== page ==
PCNs risk losing new recruits over shortage of training funds

Staff recruited by emerging primary care networks (PCNs) could walk away within months unless funding is made available to train and support them, network leaders have warned.

Training budgets risk (Photo: Universal Images Group/Getty Images)
Training budgets risk (Photo: Universal Images Group/Getty Images)

As part of plans to support an overstretched GP workforce, 20,000 additional healthcare workers will be recruited by PCNs to support GP practices over the next five years using funding provided through the additional roles reimbursement scheme (ARRS). On top of this, a further 6,000 additional roles staff were promised in the incoming Conservative government's election manifesto. 

But GPs leading PCNs say extra funding is needed to ensure practices can train incoming social prescribers and clinical pharmacists adequately, and to integrate them within practice teams.

These senior GPs say additional resources would help to pay for locum cover, freeing up GP trainers’ time to work with incoming staff - or cover the cost of hiring external trainers.

Without supplementary funding, PCN leaders fear that training could be inadequate - potentially compromising the safety of care new staff can provide, or driving them to quit.

Primary care integration

Clinical director of Newham Central One PCN Dr Farzana Hussain said extra money was required to allow practices to properly embed staff, admitting her network had been forced to consider spending organisational development money to fund training.

‘As a clinical director with a background in general practice and nurse training, l have put in hours of my own time devising training plans with my additional staff and I’m using my own practice as the test bed to see what works - my salaried GP has had to reduce the number of patients she sees to be available for training but we need to invest in the short term for long-term gains.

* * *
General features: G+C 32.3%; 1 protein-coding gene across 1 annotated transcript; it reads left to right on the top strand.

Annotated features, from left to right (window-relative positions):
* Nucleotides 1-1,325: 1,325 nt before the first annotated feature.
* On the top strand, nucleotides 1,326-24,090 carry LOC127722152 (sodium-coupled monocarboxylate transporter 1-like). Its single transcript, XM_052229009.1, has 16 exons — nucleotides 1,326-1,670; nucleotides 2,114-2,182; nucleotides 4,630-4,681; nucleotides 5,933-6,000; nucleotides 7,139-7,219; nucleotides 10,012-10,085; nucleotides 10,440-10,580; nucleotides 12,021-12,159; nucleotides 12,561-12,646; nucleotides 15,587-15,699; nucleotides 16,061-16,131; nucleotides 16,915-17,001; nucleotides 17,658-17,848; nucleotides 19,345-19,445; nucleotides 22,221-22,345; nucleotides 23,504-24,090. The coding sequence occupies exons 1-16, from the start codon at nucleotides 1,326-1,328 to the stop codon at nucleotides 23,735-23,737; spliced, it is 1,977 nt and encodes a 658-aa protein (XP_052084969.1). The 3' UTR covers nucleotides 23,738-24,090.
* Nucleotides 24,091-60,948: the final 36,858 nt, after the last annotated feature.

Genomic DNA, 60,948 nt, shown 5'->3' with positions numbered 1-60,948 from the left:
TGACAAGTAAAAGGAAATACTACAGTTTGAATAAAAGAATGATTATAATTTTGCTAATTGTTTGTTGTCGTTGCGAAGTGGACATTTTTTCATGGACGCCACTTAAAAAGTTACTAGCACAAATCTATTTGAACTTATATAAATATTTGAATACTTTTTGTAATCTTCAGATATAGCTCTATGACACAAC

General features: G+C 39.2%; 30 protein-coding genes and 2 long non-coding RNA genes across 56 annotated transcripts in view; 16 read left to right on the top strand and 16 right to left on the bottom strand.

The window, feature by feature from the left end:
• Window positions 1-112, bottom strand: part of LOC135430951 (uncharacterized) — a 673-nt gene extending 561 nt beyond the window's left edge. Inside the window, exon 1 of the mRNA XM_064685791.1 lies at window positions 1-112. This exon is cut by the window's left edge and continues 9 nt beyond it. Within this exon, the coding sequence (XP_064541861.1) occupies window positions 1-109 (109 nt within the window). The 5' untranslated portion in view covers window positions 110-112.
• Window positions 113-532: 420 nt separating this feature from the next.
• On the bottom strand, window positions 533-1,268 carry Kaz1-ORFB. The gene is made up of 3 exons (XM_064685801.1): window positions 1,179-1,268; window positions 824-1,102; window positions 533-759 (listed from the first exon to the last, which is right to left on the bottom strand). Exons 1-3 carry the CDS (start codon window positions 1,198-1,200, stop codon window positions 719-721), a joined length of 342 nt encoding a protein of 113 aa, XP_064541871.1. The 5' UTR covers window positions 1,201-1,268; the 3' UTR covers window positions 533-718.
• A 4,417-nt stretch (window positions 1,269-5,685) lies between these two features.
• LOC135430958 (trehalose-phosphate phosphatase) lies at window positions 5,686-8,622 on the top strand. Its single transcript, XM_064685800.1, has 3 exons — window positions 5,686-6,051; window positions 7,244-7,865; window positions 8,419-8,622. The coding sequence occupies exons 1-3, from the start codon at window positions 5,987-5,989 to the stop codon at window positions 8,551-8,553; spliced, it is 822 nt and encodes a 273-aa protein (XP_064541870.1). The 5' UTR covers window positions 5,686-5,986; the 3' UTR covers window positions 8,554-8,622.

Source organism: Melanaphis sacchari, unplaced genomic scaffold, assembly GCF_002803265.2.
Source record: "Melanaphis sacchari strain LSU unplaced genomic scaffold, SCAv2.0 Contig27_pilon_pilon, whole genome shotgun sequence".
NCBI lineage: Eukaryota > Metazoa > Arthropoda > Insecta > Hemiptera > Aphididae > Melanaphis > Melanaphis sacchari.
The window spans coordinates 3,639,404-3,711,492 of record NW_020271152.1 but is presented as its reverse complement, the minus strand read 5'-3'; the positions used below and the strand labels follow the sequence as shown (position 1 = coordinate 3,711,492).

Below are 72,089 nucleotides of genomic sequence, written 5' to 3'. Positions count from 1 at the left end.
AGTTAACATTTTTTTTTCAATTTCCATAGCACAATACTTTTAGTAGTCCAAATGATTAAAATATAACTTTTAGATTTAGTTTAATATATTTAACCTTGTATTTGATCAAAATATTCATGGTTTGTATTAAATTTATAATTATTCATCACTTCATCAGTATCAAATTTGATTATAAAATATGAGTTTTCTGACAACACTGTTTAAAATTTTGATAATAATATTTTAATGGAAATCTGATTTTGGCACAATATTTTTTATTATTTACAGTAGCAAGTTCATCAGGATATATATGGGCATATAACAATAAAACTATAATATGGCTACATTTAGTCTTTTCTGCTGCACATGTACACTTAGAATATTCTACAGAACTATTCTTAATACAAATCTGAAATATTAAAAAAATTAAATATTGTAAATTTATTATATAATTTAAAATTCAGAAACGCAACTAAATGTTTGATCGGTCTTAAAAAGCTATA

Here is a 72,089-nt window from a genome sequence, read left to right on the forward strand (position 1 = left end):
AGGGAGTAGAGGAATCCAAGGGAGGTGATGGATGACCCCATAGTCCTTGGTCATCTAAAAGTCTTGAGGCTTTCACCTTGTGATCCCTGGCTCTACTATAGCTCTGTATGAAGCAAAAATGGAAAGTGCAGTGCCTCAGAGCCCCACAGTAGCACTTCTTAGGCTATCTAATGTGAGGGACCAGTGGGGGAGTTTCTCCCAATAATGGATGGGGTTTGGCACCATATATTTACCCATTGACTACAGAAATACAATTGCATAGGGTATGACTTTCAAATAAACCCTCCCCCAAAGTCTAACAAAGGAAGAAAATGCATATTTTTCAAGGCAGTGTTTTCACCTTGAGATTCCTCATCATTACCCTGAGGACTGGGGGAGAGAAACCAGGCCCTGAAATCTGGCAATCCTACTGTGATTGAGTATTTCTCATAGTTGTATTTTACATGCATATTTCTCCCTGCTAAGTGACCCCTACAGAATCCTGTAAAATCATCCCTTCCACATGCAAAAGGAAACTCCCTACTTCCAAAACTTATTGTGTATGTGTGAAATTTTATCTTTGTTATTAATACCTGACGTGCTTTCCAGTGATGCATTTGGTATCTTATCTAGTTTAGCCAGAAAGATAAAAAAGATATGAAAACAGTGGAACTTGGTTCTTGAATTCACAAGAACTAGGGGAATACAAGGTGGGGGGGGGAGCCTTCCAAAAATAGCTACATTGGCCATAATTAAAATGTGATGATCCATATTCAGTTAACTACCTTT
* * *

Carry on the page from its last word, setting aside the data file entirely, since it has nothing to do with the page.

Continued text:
‘Training staff is important because it ensures that our additional roles staff have the ability and skills to carry out their tasks safely.’

Dr Hussain warned that practices involved in the 2015 pharmacist pilot scheme, which recruited 490 pharmacists across 658 GP practices, saw staff quit because they were not provided with adequate support. She said the same mistakes could not be made by PCNs this time round.

Recruitment costs

‘I would like to see training budgets come directly to networks so there can be practical on-the-ground training offered. The GP training model is a good one to follow.’

Under the ARRS, PCNs have been supported to recruit additional healthcare staff during 2019/20 and will be reimbursed 100% of the total salary for social prescribing link workers and 70% for clinical pharmacists.

So far, NHS England has not provided specific funding for the training of these staff, leaving practices with the task of finding extra resources for staff development.

Pharmacist recruitment lead at East Cornwall PCN Mark Stone agreed that practices would benefit from continued operational funding and suggested that PCNs could be put off recruiting if they were not helped to pay for the ‘hidden costs’ of recruitment.

‘We need to ensure that the general practice workforce is fit for propose, staff need to be equipped with the knowledge and the skills to directly take work off the shrinking and overburdened GP workforce.

‘The new additional roles will be used to pay for new staff members who are new to general practice and primary care. This creates a significant training need and, if we get this training support right, then staff will provide safe and effective patient care, if we get this wrong at best they leave, at worst we create safety issues.’

GP leaders have already warned of problems around recruitment of additional roles staff - with ‘unrealistic wage bands’ making it difficult for networks to recruit. Meanwhile, LMCs have called for increased flexibility, and NHS England has warned that PCNs could see funding diverted if they struggled to spend it.

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